There’s no denying that being a PSA is a demanding role, but those who work in the job are generally very satisfied people. Workers report that the best elements of the job are around how fun and exciting it can be, with no two days being the same. Others really enjoy the team and socialization aspect of the role. Frustrations with the PSA job include long hours, below-average salary and benefits, and stressors, such as handling tough complaints and short-staffed teams.
PSAs enjoy a stable but growing job market. The role was impacted severely during the COVID-19 pandemic as airlines began to scale back operations and make redundancies, however, since late 2021 the industry has experienced sustained growth, and this has accelerated the need for PSAs. Despite this growth, its speed has been tempered through the increased automation of airline-passenger interactions, such as virtual check-in and bag drops, as well as the rise of budget airlines reducing customer interactions. Overall, the US Bureau of Labor Statistics (BLS) expects the PSA job market to grow by 4%, (an extra 17,300 jobs from now until 2031) which is roughly the same as the average growth across all job roles in the country.
The BLS groups PSA salaries with other forms of customer service agents, such as counter clerks. The average salary for this role is $36,170 per year ($17.39 per hour), which is lower than the United States’ national average salary of $58,260 ($28.01 per hour).
Annual wages for PSAs at the 10th percentile sit at $22,880 per year ($11.00 per hour), $28,660 ($13.78 per hour) at the 25th percentile, $31,330 ($15.06 per hour) at the median, $39,040 ($18.77 per hour) at the 75th percentile, and $50,830 ($24.44 per hour) at the 90th percentile.
The top-paying state for PSAs is Hawaii ($46,100 per year), followed by Arizona ($43,490), Colorado ($41,840), New Hampshire ($41,780) and Massachusetts ($41,770).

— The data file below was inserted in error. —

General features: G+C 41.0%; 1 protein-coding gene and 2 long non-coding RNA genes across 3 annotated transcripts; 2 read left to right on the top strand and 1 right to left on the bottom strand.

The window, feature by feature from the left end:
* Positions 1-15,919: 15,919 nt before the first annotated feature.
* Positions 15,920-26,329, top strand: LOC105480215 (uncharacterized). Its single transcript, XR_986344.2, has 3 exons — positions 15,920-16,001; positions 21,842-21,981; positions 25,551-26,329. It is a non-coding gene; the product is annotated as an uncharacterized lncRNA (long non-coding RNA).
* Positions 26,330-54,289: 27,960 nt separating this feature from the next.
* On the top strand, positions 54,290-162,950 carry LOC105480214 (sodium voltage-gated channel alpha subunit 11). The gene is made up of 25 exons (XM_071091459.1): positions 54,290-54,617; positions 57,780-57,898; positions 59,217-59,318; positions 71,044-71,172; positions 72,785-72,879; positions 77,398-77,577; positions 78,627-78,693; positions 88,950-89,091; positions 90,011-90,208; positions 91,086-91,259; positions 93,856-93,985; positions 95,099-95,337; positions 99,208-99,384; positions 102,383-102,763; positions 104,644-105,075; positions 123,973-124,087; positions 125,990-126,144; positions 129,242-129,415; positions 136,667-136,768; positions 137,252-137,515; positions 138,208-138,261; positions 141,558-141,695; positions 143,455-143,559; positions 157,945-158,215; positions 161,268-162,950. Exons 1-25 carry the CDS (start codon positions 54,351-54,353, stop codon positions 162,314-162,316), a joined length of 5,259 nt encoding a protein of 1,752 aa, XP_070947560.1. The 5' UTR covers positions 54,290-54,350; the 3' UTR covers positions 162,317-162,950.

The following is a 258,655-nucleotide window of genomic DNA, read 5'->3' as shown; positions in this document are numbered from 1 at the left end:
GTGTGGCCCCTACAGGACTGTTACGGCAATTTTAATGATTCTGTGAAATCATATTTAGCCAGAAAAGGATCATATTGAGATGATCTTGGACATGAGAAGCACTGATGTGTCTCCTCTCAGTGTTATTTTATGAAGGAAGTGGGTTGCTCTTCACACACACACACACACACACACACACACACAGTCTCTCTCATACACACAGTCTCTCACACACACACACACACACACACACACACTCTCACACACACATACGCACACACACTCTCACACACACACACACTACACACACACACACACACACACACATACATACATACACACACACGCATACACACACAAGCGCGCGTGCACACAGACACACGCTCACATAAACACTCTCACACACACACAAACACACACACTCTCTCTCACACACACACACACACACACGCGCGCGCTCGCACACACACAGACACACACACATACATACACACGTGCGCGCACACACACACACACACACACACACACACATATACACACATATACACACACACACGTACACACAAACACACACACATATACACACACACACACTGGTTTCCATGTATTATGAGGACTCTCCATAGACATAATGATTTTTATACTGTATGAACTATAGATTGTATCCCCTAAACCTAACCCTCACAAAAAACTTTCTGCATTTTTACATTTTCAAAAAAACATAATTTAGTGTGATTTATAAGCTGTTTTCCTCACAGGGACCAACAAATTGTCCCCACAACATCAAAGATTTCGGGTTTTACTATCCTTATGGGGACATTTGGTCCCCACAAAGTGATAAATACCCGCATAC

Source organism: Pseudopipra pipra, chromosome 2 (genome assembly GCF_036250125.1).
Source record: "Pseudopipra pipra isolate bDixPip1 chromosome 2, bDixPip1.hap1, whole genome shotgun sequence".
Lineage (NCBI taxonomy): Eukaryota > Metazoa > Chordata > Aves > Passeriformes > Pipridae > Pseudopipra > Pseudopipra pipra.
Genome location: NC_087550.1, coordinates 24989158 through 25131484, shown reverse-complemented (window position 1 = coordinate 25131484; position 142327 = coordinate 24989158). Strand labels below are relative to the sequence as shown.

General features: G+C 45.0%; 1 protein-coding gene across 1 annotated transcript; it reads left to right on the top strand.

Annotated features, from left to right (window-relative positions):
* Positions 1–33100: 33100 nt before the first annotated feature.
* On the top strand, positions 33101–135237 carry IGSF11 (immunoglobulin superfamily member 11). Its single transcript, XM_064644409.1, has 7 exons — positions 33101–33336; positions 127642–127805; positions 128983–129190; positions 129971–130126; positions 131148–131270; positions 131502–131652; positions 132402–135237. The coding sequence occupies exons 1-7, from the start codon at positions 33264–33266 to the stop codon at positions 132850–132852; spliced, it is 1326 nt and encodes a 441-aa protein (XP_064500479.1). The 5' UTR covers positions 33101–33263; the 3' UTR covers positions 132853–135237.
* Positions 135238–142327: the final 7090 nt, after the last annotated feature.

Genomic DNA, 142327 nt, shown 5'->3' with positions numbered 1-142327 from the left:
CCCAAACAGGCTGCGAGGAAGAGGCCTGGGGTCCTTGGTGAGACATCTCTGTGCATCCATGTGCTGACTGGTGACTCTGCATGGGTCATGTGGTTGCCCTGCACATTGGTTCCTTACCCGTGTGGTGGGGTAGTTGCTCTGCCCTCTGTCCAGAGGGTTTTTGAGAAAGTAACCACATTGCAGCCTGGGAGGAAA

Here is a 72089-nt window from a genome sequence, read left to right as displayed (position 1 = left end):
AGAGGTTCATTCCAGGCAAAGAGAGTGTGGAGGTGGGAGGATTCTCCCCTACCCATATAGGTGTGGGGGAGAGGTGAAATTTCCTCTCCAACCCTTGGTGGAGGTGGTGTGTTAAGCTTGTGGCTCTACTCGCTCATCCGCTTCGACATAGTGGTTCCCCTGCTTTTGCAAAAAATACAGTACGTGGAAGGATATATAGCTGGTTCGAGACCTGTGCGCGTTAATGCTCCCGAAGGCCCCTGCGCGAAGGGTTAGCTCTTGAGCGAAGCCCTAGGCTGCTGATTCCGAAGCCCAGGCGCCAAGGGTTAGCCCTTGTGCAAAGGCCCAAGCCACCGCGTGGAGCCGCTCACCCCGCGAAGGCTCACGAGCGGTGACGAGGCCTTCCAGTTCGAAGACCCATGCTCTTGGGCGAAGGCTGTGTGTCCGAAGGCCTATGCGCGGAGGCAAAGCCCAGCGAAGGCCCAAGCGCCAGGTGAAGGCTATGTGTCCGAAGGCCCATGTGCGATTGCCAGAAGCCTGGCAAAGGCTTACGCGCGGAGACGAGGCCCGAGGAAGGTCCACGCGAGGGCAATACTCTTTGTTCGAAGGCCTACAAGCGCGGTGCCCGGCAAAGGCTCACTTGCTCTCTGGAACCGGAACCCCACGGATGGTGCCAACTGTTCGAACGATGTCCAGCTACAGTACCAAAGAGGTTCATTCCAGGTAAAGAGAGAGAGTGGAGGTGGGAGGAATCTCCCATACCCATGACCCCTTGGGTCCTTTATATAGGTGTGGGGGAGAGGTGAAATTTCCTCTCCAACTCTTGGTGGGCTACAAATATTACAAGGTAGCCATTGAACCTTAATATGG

Here’s a breakdown of the salary details for a passenger service agent:
Like many roles in aviation, being a PSA is a challenging role due to its stressful and fast-paced environment and whereas this can be exciting and fun, it also requires you draw upon many different skills and attributes. Here are the top six skills you’ll need to perform well as a PSA:
- Customer service skills: PSAs need to be customer service experts! They have to remain calm and controlled when passengers become angry and irate. PSAs must also search for any way to disentangle situations and find ways of helping passengers while remaining compliant with airport or airline standards. This can be a tricky balancing act.
- Communication skills: PSAs need to have exceptional verbal communication when speaking with passengers, either one-on-one or when communicating flight information using public address systems.
- Organizational skills: PSAs operate in very busy and fast-paced environments, and therefore need to coordinate lots of information, deadlines, and requests. Keeping all of this under control and responding to things in a timely manner is critical.
- Problem-solving skills: Given the complex nature of airport complaints, PSAs must be able to find creative ways to support and assist passengers. This is framed out against non-negotiable legislation and standards that airports need to adhere to.
- Ability to handle pressure and pace: Airports can be very stressful places for passengers and employees alike. The very nature of what airports do (processing passengers and aircraft) is time critical. PSAs are at the eye of this storm and must have the ability to work with high-pressure workloads and challenging deadlines.
- Attention to detail: PSAs are responsible for ensuring passengers end up in the right place at the right time, as well as ensuring their documents and tickets are in order. Simple administrative errors which are easier to fix in other industries have larger consequences in an airport, such as security risks or people boarding aircraft without the right paperwork. PSAs are instrumental in keeping on top of these issues.
So, if you have read this far and feel that becoming a passenger service agent is the perfect role for you, then read on to discover how to get started in this profession and what you need to do to succeed!
Step 1: Determine if it’s the right career for you